Ethiopia could be emerging as a frontrunner in the global Bitcoin mining scene. With the recent launch of the Grand Ethiopian Renaissance Dam (GERD) power plant, the nation boasts a significantly boosted power supply, projected to double by full capacity. Coupled with some of the cheapest and predominantly renewable electricity on the planet, Ethiopia offers an alluring proposition for an industry increasingly under fire for its environmental impact.
For Bitcoin miners, access to affordable energy is crucial, with electricity costs accounting for up to 80% of operating expenses. Ethiopia’s cheap and clean energy presents a compelling draw, potentially offering miners significant cost savings and an eco-friendly image.
The equation goes beyond mere economics. Following China’s crackdown on cryptocurrencies in 2021, Chinese mining companies have been scouring the globe for new homes. Ethiopia, with its stable political environment and affordable energy, is proving a perfect fit. This aligns with Ethiopia’s broader economic ties with China, the nation’s biggest foreign investor and bilateral creditor. Recent efforts by President Xi Jinping to strengthen relations further assure Chinese miners in Ethiopia.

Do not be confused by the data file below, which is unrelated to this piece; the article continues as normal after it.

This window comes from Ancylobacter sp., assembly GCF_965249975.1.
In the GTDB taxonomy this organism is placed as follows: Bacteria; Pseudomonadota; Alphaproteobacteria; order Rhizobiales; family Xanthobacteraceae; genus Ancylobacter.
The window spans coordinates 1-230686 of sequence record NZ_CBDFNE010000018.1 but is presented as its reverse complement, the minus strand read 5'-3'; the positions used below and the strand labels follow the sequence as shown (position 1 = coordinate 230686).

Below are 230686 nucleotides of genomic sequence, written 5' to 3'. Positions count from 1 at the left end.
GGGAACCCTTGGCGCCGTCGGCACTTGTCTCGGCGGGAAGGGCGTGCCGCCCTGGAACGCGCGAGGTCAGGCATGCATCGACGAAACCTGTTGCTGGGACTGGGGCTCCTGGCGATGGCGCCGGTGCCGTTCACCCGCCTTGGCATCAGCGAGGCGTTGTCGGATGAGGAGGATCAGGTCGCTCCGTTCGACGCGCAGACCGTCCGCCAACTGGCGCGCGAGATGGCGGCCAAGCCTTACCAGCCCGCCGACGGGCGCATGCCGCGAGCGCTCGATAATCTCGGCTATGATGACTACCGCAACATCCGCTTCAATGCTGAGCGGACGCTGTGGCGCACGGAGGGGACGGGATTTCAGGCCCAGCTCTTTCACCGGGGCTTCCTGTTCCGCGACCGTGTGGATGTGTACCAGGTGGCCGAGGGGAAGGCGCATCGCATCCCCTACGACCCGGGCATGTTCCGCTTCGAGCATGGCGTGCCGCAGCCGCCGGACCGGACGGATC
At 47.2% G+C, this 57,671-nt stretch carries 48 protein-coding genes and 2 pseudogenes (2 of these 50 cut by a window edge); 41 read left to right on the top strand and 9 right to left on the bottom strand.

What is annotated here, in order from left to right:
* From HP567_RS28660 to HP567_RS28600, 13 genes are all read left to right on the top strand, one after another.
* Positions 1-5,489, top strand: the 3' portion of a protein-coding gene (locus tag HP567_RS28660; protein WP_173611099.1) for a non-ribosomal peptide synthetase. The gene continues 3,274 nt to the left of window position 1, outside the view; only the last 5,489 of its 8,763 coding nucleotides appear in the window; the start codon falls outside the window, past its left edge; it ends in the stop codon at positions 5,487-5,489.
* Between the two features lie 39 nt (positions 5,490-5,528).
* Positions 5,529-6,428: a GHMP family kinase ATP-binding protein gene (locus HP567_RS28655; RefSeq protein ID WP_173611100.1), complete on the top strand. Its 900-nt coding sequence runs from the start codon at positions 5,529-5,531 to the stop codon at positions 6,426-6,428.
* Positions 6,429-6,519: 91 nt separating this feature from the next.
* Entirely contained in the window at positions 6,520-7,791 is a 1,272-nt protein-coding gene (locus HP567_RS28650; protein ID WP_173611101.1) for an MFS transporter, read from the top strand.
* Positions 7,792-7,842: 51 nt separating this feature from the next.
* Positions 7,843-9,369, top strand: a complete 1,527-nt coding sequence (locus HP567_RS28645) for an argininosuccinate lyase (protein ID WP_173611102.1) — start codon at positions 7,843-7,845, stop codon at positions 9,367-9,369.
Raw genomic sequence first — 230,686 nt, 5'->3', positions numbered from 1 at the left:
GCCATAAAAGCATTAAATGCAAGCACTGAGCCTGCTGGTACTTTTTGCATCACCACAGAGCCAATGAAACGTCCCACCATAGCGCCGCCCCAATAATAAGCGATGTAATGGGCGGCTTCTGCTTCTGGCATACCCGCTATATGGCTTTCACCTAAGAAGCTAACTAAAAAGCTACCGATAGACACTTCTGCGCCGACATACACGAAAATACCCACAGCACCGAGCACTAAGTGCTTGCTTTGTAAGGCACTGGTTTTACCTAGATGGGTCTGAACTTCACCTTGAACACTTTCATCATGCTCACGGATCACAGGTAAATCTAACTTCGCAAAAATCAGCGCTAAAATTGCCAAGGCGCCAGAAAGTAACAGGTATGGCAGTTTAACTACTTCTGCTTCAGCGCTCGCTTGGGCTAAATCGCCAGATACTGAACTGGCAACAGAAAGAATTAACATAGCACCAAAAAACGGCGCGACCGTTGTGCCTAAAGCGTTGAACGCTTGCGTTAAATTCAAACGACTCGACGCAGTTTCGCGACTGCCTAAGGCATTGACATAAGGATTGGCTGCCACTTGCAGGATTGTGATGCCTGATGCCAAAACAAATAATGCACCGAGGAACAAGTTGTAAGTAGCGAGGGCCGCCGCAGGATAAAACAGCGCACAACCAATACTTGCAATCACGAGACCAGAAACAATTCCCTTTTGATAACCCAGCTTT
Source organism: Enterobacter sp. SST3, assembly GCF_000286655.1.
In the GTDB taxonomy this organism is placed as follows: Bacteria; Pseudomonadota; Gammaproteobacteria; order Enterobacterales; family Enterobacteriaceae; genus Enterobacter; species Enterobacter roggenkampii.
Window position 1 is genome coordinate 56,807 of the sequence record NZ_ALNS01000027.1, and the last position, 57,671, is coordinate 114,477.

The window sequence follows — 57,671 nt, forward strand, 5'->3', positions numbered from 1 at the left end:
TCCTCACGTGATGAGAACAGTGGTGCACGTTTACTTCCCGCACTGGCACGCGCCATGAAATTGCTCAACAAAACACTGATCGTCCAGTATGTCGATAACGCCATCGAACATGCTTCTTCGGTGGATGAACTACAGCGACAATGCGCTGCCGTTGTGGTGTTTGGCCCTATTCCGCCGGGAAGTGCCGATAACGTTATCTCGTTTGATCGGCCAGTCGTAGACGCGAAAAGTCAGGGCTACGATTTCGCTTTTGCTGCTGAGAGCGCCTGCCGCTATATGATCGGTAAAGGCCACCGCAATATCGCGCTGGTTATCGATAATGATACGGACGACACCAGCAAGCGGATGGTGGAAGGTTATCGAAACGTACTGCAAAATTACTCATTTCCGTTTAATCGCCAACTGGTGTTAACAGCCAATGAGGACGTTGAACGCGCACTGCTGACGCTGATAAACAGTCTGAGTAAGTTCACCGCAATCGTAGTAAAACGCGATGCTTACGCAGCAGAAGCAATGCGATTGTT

This stands in stark contrast to Texas, currently the leading Bitcoin mining hub in the US. The industry faces growing uncertainty there due to concerns about escalating tensions between the US and China. Ethiopia, with its seemingly stable relationship with China, offers a different perspective for miners wary of potential disruptions.
While Ethiopia seems poised to capitalise on the Bitcoin mining boom, some points warrant caution. The nation’s reliance on China creates potential concerns about dependence on a single major player. Additionally, the environmental impact of large-scale mining and infrastructure projects requires careful consideration and responsible management.
Ethiopia possesses unique advantages that could propel it to the forefront of the Bitcoin mining industry. However, navigating the economic, political, and environmental complexities will be crucial to ensuring sustainable and responsible growth in this emerging sector.